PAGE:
Washington’s decision to withhold millions of dollars in mostly military aid to Egypt is fueling anti-U.S. sentiment and the perception that Washington supports Mohammed Morsi, the Islamist president the military ousted in a July coup.
That could boost the popularity of the military chief, Gen. Abdel-Fattah el-Sissi, whom the U.S. is trying to pressure to ensure a transition to democracy and ease the fierce crackdown on Morsi’s Muslim Brotherhood.
The aid freeze could also embolden Morsi’s supporters to intensify their campaign of street protests in the belief that the military-backed government is losing the goodwill of its top foreign backer. The protests, met by a fierce response by security forces that has left hundreds dead, have kept the new government from tackling Egypt’s pressing problems after 2 ½ years of turmoil.
Still, Egypt’s military-backed government is unlikely to abandon the road map it announced when Morsi was removed in a July 3 coup — to amend the nation’s Islamist-tilted constitution and put the changes to a nationwide vote before the end of the year, and hold parliamentary and presidential elections in early 2014.
“Egypt is not so desperate that it needs to compromise on its political agenda,” George Friedman, founder of the U.S.-based global intelligence firm, Stratfor, wrote this week. “The United States will be the one to eventually readjust to the old reality of backing unpopular regimes that can preserve U.S. influence in the Nile River Valley.”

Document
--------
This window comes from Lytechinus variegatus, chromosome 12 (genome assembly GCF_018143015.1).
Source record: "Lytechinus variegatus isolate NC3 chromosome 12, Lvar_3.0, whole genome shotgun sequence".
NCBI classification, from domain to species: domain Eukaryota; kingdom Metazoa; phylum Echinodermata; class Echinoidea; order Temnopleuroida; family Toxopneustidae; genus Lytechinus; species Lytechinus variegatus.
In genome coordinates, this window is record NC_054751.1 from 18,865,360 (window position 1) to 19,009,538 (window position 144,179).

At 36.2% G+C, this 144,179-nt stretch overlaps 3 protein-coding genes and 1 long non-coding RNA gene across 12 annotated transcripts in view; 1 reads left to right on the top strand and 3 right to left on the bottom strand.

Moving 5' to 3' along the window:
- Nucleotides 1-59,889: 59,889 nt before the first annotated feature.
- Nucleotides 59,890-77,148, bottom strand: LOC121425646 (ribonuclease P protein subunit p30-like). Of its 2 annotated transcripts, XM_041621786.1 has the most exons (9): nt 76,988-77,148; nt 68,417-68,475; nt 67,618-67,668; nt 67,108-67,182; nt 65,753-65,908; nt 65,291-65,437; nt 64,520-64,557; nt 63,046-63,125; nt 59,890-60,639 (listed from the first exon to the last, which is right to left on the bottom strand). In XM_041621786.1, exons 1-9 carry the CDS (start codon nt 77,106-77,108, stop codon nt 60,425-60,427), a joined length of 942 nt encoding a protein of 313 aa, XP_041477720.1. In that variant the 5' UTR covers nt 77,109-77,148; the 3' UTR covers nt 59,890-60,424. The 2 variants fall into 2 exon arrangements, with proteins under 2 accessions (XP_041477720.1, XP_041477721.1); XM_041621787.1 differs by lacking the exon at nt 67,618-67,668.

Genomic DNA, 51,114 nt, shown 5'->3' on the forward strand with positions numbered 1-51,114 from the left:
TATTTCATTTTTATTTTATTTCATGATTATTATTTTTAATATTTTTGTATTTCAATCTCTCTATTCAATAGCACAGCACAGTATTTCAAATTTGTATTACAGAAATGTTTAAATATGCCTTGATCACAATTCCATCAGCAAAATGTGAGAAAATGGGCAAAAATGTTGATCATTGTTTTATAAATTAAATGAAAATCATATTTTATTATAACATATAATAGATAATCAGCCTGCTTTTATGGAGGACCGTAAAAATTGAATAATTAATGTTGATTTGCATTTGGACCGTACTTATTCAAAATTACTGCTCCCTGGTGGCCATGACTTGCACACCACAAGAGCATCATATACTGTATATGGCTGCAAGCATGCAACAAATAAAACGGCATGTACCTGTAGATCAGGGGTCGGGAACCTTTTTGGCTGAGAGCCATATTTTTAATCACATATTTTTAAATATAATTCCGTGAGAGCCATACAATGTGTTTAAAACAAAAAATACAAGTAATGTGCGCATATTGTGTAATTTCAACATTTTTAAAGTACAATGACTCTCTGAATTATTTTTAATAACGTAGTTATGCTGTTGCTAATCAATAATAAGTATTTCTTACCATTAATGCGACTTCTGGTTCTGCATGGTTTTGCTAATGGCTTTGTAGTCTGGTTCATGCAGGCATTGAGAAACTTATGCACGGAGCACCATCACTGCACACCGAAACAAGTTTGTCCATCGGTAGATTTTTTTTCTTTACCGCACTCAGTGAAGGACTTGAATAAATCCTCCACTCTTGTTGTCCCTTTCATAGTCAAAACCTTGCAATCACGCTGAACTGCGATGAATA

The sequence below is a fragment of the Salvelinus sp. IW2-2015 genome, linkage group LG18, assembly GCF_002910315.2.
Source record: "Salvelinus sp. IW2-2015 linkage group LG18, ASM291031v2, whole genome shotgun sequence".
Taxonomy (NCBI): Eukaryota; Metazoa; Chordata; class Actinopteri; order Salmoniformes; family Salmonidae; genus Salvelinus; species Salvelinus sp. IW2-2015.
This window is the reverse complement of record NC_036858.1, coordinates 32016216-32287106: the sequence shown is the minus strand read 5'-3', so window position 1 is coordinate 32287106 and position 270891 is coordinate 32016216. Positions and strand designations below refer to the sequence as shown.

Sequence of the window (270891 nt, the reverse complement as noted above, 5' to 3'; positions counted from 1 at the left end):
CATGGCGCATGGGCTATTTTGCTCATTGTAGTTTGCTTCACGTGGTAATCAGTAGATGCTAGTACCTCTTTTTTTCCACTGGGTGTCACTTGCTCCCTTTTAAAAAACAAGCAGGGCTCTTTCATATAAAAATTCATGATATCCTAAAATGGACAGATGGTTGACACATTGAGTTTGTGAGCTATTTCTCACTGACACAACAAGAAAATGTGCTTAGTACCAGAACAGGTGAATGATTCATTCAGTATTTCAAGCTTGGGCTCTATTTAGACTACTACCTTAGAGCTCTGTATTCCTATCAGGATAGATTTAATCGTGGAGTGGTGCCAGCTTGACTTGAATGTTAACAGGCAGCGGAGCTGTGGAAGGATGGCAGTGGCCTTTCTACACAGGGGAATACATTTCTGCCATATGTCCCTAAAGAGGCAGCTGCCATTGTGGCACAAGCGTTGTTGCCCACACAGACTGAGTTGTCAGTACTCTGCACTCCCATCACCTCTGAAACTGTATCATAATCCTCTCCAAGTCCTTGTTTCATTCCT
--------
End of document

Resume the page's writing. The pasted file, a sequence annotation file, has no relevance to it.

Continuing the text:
In its announcement Wednesday, the U.S. State Department did not provide a dollar amount of what was being withheld, most of it linked to military aid, but officials in Washington said it included 10 Apache helicopters at a cost of more than $500 million, M1A1 tank kits and Harpoon anti-ship missiles.
The U.S. also is withholding $260 million in cash assistance to the government. The U.S. had already suspended the delivery of four F-16 fighter jets and canceled biennial U.S.-Egyptian military exercises.
In Egypt’s first official reaction, the Foreign Ministry said the U.S. move raised questions about Washington’s commitment to supporting the Arab nation’s security goals at a time when it is facing terrorist challenges, like a burgeoning insurgency by Islamic militants, some with al-Qaida links, in the strategic Sinai Peninsula, as well as scattered attacks in other parts of the country.
In a statement, the Foreign Ministry said Cairo was keen to maintain good relations with Washington, but will independently decide its domestic policies. It also said Egypt will work to secure its “vital needs” on national security, a thinly veiled threat that it would shop elsewhere for arms and military hardware.
One official said the military was considering stripping U.S. warships of preferential treatment in transiting the Suez Canal or curbing use of Egypt’s air space by U.S. military aircraft.
Warnings that Washington might cut off aid were also met with a defiant response in the Egyptian media.
Egyptian newspapers and television have for weeks taken a deeply hostile line toward the United States, portraying Washington as unhappy to see Morsi and his Muslim Brotherhood lose power and lambasting it for allegedly meddling in Cairo’s affairs.
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